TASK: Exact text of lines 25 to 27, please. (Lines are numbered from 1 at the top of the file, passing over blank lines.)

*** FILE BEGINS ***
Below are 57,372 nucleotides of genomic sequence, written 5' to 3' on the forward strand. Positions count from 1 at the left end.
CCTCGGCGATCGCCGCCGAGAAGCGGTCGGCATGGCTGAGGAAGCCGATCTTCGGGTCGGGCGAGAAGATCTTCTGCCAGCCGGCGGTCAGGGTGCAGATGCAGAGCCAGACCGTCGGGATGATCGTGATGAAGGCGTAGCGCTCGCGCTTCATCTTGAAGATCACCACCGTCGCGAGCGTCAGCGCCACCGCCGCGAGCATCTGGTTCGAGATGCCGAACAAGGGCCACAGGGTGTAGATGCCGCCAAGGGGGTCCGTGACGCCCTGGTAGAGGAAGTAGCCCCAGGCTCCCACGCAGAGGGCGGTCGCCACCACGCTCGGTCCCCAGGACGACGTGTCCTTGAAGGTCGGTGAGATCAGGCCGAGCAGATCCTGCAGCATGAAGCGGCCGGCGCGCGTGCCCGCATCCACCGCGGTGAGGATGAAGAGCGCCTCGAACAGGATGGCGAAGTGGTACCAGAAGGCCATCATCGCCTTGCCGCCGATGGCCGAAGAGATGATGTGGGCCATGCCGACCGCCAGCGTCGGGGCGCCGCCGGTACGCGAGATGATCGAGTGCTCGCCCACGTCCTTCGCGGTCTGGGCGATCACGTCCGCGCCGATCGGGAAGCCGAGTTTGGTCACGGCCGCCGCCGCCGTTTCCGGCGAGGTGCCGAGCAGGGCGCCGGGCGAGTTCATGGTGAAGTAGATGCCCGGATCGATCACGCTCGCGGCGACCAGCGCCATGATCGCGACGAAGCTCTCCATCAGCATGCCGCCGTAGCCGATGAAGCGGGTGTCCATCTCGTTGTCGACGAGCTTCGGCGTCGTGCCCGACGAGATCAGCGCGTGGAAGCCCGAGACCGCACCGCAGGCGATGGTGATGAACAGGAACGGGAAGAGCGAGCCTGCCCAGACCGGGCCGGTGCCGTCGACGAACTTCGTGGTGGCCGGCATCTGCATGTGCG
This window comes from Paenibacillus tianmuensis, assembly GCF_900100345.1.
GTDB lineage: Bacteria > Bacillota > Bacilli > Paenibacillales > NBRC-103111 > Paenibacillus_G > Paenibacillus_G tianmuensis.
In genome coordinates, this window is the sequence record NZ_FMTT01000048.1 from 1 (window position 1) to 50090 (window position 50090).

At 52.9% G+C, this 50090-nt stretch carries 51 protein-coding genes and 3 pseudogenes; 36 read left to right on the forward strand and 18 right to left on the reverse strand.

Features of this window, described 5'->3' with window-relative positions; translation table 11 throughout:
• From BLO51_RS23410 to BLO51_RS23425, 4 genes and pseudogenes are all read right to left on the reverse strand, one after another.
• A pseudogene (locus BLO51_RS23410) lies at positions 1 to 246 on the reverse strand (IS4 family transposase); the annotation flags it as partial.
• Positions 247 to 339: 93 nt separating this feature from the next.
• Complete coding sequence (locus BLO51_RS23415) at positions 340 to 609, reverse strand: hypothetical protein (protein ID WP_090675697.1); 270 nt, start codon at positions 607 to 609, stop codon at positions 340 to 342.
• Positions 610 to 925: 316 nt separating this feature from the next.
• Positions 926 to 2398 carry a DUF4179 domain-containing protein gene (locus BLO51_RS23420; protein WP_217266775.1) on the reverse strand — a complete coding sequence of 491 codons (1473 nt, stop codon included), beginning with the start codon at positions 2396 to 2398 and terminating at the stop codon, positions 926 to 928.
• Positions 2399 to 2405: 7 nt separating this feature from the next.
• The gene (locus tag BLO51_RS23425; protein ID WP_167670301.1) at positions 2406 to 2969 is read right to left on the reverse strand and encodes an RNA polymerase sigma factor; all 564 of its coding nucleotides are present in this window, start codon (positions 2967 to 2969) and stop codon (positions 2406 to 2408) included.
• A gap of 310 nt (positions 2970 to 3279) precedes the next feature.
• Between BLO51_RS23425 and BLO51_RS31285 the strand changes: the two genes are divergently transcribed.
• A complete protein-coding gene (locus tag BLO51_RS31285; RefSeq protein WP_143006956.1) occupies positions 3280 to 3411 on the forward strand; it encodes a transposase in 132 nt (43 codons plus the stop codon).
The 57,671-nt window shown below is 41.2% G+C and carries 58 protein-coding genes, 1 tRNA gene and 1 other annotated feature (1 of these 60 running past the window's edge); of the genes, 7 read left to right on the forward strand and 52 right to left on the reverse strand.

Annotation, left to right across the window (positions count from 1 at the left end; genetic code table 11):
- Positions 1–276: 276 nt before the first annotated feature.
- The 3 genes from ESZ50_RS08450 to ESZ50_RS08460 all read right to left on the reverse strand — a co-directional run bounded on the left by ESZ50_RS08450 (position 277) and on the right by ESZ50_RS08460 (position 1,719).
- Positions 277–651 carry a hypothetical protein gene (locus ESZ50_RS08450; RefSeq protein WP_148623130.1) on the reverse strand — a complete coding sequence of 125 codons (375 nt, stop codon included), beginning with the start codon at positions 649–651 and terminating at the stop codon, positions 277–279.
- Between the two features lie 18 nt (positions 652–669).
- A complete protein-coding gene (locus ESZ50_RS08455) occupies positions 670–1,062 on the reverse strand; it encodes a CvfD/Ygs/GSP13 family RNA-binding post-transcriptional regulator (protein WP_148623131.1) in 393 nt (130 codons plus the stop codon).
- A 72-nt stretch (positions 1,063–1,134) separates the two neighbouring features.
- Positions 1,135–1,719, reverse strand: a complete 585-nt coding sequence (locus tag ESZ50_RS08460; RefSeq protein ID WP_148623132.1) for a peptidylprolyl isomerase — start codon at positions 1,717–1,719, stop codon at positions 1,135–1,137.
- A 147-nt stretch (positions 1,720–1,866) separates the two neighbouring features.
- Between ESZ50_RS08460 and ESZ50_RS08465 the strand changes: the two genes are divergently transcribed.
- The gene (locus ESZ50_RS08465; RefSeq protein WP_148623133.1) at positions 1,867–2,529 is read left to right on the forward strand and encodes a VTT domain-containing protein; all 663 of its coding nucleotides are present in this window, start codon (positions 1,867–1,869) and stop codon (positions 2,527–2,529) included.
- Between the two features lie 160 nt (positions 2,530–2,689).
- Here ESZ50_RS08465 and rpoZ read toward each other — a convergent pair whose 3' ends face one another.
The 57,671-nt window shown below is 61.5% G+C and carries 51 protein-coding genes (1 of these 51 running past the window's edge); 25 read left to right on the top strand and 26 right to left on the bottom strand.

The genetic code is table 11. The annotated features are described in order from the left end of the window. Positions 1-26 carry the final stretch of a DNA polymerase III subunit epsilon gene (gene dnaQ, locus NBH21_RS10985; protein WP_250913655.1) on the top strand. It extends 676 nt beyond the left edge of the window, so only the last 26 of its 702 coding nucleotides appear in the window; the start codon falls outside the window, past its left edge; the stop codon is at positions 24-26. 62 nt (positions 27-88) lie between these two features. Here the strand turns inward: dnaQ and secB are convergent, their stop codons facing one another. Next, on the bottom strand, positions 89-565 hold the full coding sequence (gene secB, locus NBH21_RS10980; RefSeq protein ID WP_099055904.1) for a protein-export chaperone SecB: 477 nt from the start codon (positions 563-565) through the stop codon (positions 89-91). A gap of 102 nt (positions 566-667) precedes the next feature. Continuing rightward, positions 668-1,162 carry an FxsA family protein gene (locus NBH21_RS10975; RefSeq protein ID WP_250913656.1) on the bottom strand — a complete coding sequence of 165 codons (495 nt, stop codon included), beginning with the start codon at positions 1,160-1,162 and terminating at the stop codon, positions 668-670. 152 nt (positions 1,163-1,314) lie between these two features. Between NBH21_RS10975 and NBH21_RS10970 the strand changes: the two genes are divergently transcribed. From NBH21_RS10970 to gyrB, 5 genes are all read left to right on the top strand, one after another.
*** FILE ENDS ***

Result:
- A complete protein-coding gene (locus ESZ50_RS08455) occupies positions 670–1,062 on the reverse strand; it encodes a CvfD/Ygs/GSP13 family RNA-binding post-transcriptional regulator (protein WP_148623131.1) in 393 nt (130 codons plus the stop codon).
- A 72-nt stretch (positions 1,063–1,134) separates the two neighbouring features.
- Positions 1,135–1,719, reverse strand: a complete 585-nt coding sequence (locus tag ESZ50_RS08460; RefSeq protein ID WP_148623132.1) for a peptidylprolyl isomerase — start codon at positions 1,717–1,719, stop codon at positions 1,135–1,137.